New Jersey Peaches Help Sweeten Summer

A short season yields plenty of potential for profits and happy customers.

New Jersey has been growing peaches since the 1600s. According to the New Jersey Peach Promotion Council (NJPPC) in Glassboro, NJ, it was one of the first states to plant peach trees. “And the trees thrived,” says Pegi Adam, NJPPC promotions and public relations. “We have ideal soil and climate along with a winter freeze, which is important to setting peach buds.”

Over the centuries, New Jersey peaches have become synonymous with the sweet taste of summer in the Northeast. Buyers now have more reasons than ever to source Jersey Fresh peaches according to Tom Beaver, director, division of marketing and development for the New Jersey Department of Agriculture in Trenton, NJ.

“Given our proximity to major markets, we have a significant competitive advantage,” he says. “Jersey Fresh peaches are picked at peak ripeness, then packed and shipped within hours. The industry has continued to evolve, with growers making significant investments in new varieties assuring the perfect blend of size, color and flavor consumers are looking for.”

New Jersey peaches are very important at retail and especially in New Jersey ShopRite stores, maintains Derrick Jenkins, vice president of produce and floral for ShopRite in Keasbey, NJ, with 276 stores. “The fruit is an important part of our ShopRite locally grown program and a reminder of the important relationship our ShopRite stores have with local farmers,” he says. “Jersey peaches also earn the Jersey Fresh logo, the state agriculture department’s program, highlighting produce grown in the Garden State.”

According to the NJPPC, the state currently has 5,000 acres of peach trees over 75 orchards. Bob Von Rohr, customer relations/marketing for Sunny Valley International in Glassboro, NJ, (the exclusive sales and marketing agent for Just Picked brand peaches) notes the New Jersey peach season is projected to start around the first of July and run through the middle September. “Weather over the winter has been favorable and we are looking at a full crop of tasty peaches,” he says.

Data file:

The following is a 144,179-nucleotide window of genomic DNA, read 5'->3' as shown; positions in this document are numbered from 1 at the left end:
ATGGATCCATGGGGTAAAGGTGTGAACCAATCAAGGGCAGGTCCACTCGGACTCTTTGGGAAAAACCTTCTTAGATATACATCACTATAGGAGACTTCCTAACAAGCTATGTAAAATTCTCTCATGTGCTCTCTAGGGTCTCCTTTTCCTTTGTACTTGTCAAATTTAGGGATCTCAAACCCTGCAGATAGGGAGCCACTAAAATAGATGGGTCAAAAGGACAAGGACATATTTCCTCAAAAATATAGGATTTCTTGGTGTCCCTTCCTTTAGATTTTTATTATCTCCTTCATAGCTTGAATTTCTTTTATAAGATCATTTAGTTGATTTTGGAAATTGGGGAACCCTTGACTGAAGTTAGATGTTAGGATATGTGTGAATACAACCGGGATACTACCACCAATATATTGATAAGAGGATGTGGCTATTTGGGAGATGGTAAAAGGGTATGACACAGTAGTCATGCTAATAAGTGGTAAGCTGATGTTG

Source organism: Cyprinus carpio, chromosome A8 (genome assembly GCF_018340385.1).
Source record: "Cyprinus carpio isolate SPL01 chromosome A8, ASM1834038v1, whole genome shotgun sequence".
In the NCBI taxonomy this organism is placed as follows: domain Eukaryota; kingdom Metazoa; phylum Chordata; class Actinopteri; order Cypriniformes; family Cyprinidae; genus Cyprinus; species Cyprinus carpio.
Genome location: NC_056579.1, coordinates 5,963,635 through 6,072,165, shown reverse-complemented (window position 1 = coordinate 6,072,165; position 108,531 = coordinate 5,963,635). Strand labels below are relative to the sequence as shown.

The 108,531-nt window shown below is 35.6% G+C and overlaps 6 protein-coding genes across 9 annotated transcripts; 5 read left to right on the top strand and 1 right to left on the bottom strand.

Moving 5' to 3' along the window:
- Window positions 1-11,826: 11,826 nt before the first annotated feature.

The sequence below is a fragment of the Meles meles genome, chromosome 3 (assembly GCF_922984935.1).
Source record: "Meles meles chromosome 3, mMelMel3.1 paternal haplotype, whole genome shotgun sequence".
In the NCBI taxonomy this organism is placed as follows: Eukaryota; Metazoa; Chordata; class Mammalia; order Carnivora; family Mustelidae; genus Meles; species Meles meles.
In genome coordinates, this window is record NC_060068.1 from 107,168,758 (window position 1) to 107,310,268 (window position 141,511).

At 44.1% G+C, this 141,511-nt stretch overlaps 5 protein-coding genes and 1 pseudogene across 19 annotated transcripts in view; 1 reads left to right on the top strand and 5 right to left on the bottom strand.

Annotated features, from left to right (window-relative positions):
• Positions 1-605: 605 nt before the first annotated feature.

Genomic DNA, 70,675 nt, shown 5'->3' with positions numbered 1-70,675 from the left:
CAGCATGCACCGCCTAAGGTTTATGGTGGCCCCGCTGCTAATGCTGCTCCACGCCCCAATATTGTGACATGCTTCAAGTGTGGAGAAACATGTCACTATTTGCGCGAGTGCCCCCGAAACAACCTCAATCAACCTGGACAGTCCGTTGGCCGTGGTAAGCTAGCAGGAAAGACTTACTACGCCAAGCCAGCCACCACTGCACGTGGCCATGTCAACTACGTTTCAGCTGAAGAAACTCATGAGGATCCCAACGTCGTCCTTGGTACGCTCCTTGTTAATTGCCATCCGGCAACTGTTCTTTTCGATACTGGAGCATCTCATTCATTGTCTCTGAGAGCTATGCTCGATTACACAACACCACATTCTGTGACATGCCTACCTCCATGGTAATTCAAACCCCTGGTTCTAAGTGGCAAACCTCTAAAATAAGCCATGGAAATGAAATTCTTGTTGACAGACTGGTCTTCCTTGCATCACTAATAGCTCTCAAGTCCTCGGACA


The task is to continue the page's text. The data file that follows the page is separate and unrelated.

Proximity to customers means everything for New Jersey. “NJ peaches generally have a high sugar-acid ratio, and thus better flavor because they are picked closer to tree ripeness,” says Van Rohr. “Our peaches have unique tastes, with a full range of flavor because of all the types and varieties.”

Beaver emphasizes ripeness and taste as key for retailers, because these are the attributes consumers look for when making purchasing decisions. “Our peaches are grown within 250 miles of more than 45 million consumers, picked at peak ripeness and hydro- or water-cooled to lock in perfect sugar-to-acid ratio,” he says. “They are shipped to retail outlets in major Northeastern markets more quickly than peaches from anywhere else.”

Redner’s Markets in Reading, PA, with 43 stores, appreciates what Jersey peaches bring to its produce environment. “New Jersey is right in our backyard and well known for fresh produce,” says Mark Cotê, produce merchandiser. “Once our customers see a Jersey-grown sign, sales escalate. People love to buy peaches grown and harvested so close.”

Freshness and taste benefit from longer tree time and lower transport time. “We have an ideal product for the supermarkets within the tri-state area,” says Tom Holtzhauser, co-owner and operator of Holtzhauser Farms in Mullica Hill, NJ. “To have Jersey fruit in the store means you’re getting fruit freshly picked and moved. It hasn’t sat around or been transported for a week.”

Everybody wants the product as ripe as possible, explains Santo John Maccherone, owner of Circle M Farms in Salem, NJ, and current chair of the NJPPC. “The closer you get to maturity, the better size, color and flavor you get,” he says. “But, there is a window where you can only go so far. Thus proximity to market really helps.”

Steve Riccelli, buyer and sales at T.M. Kovacevich in Philadelphia, agrees Jersey peaches offer a greater chance of a tastier peach. “The growers try to pick them with the highest brix possible, yet still ensure they’ll hold up under shipping,” he says. “I also don’t have to load 20 pallets and plan to sell 20 within three days of arrival. I can load 10 pallets and get them every night and they’re fresh packed.”